Today we commemorate Juneteenth, the celebration of the end of slavery in the United States. This year many cities, states, and companies are commemorating Juneteenth with holidays, speeches, picnics, and ceremonies.
For many people, myself included, this year may be the first time we have learned about Juneteenth. And I struggled with whether it was appropriate for us, as an eLearning company, to say something about it – do we have anything meaningful or authentic to add to the conversation on race relations in our country?
With the current unrest, many businesses and local governments are making statements about Juneteenth, usually with admirable intentions but sometimes with a message that may come across as pandering, or trendy, or even hypocritical. I am wary of doing something just because it “feels good.”
But in doing some research, I came across two items that I found particularly interesting and shareworthy:
First, there is this question of timing – Major General Gordon Granger issued orders on June 19th, 1865, informing the people of Texas that “all slaves are free.” This is well over two years after Lincoln’s Emancipation Proclamation, and nearly three months after Lee surrendered to Grant at Appomattox, ending the civil war. Why the delay?
Some attribute it to the times – there was no internet, no telephones, no FedEx. Information moved slowly by today’s standards.
But there are also stories of slave owners who held back the information, hoping to get through another harvest before they had to tell their workers that they were free (and should be paid). Slavery is a dark stain on our past, but is even darker for those who intentionally held back educating others for their own benefit.
Do we still do that today?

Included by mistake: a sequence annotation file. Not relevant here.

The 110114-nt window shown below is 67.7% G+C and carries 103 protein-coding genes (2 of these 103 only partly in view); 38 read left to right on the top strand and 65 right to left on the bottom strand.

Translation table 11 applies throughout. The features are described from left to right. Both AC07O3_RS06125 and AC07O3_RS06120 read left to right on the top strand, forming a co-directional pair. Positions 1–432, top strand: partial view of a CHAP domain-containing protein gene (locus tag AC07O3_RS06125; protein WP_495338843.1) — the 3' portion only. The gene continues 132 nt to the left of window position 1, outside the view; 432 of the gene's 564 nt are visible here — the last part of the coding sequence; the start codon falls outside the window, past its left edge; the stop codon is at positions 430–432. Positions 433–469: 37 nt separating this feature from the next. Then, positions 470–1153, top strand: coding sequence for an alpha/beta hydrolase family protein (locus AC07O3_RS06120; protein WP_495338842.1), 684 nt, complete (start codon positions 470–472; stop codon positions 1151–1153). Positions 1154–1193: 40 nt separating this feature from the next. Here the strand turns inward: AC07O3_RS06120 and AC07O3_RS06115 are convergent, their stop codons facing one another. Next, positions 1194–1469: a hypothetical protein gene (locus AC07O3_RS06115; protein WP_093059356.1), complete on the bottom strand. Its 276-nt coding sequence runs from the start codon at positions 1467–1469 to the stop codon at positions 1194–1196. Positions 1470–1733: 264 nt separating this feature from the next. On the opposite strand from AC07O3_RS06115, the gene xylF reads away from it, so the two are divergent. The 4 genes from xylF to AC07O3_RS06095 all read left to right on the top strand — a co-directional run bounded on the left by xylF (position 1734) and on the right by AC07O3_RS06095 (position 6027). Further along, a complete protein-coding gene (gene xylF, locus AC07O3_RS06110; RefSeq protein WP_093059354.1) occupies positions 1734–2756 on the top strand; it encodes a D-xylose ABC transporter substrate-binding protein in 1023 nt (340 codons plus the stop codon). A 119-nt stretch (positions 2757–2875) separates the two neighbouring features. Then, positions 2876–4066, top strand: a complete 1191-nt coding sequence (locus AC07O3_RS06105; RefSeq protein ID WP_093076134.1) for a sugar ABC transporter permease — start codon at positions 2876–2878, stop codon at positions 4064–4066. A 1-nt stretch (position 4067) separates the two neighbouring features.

On a related note, Martin Luther King Jr wrote an essay while at Morehouse College in 1947, entitled “The Purpose of Education”. In it MLK pointed out that education is not only about knowledge: “We must remember that intelligence is not enough. Intelligence plus character—that is the goal of true education. The complete education gives one not only power of concentration, but worthy objectives upon which to concentrate.”
To those of us in the Learning and Development industry these stories should challenge us. Are we delaying education from those who need it most? Are we filling our learning paths with culture as well as utility? Sometimes the choices we make – for example what educational opportunities are available to different groups in our organization – speak volumes about not only our character, but the character of our organization.
There’s an old cliché in the training industry, the joke where a manager asks “What if I train them and they leave?” The learning pro responds, “What if you DON’T train them and they STAY?”. The joke still works today because our companies are too often focused on this month’s OKR, on next quarter’s financials – always looking at our next harvest.
Education is perhaps the best tool for empowering all people and for promoting equality. We’re 150+ years past the first Juneteenth and yet we still live in a society where many face discrimination. As trainers, how can we do more to empower the people in our care and help them succeed?
Chip Reaves, President, Bigger Brains
P.S. If you are looking for additional ways to get involved, I recommend this blog post.